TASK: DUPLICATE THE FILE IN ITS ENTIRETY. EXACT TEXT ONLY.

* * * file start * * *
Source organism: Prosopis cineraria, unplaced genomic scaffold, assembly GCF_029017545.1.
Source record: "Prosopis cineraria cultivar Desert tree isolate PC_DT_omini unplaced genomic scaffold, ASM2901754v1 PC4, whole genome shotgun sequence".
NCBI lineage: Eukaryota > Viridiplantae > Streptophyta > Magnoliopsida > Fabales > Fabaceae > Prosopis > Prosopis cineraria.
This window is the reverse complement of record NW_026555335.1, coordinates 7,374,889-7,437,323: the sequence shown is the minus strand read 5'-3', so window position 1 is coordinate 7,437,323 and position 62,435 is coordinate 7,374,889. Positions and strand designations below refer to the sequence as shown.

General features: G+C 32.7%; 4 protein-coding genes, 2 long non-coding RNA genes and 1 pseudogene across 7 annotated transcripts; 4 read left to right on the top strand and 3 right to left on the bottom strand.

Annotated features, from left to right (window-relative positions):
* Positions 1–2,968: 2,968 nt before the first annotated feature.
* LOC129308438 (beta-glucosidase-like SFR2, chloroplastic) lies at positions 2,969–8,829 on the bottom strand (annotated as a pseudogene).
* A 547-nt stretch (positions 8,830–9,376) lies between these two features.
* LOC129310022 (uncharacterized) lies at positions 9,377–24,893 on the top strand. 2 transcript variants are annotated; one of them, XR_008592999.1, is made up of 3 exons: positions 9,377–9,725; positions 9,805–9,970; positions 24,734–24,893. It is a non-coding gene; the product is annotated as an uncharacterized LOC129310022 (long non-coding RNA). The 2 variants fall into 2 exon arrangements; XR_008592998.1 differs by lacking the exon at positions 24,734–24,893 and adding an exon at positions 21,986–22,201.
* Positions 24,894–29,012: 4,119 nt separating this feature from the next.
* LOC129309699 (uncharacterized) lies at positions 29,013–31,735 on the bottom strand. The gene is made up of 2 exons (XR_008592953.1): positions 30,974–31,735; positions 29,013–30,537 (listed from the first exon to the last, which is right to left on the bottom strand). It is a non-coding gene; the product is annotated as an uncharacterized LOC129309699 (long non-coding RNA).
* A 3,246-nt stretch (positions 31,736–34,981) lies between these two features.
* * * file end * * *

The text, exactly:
Source organism: Prosopis cineraria, unplaced genomic scaffold, assembly GCF_029017545.1.
Source record: "Prosopis cineraria cultivar Desert tree isolate PC_DT_omini unplaced genomic scaffold, ASM2901754v1 PC4, whole genome shotgun sequence".
NCBI lineage: Eukaryota > Viridiplantae > Streptophyta > Magnoliopsida > Fabales > Fabaceae > Prosopis > Prosopis cineraria.
This window is the reverse complement of record NW_026555335.1, coordinates 7,374,889-7,437,323: the sequence shown is the minus strand read 5'-3', so window position 1 is coordinate 7,437,323 and position 62,435 is coordinate 7,374,889. Positions and strand designations below refer to the sequence as shown.

General features: G+C 32.7%; 4 protein-coding genes, 2 long non-coding RNA genes and 1 pseudogene across 7 annotated transcripts; 4 read left to right on the top strand and 3 right to left on the bottom strand.

Annotated features, from left to right (window-relative positions):
* Positions 1–2,968: 2,968 nt before the first annotated feature.
* LOC129308438 (beta-glucosidase-like SFR2, chloroplastic) lies at positions 2,969–8,829 on the bottom strand (annotated as a pseudogene).
* A 547-nt stretch (positions 8,830–9,376) lies between these two features.
* LOC129310022 (uncharacterized) lies at positions 9,377–24,893 on the top strand. 2 transcript variants are annotated; one of them, XR_008592999.1, is made up of 3 exons: positions 9,377–9,725; positions 9,805–9,970; positions 24,734–24,893. It is a non-coding gene; the product is annotated as an uncharacterized LOC129310022 (long non-coding RNA). The 2 variants fall into 2 exon arrangements; XR_008592998.1 differs by lacking the exon at positions 24,734–24,893 and adding an exon at positions 21,986–22,201.
* Positions 24,894–29,012: 4,119 nt separating this feature from the next.
* LOC129309699 (uncharacterized) lies at positions 29,013–31,735 on the bottom strand. The gene is made up of 2 exons (XR_008592953.1): positions 30,974–31,735; positions 29,013–30,537 (listed from the first exon to the last, which is right to left on the bottom strand). It is a non-coding gene; the product is annotated as an uncharacterized LOC129309699 (long non-coding RNA).
* A 3,246-nt stretch (positions 31,736–34,981) lies between these two features.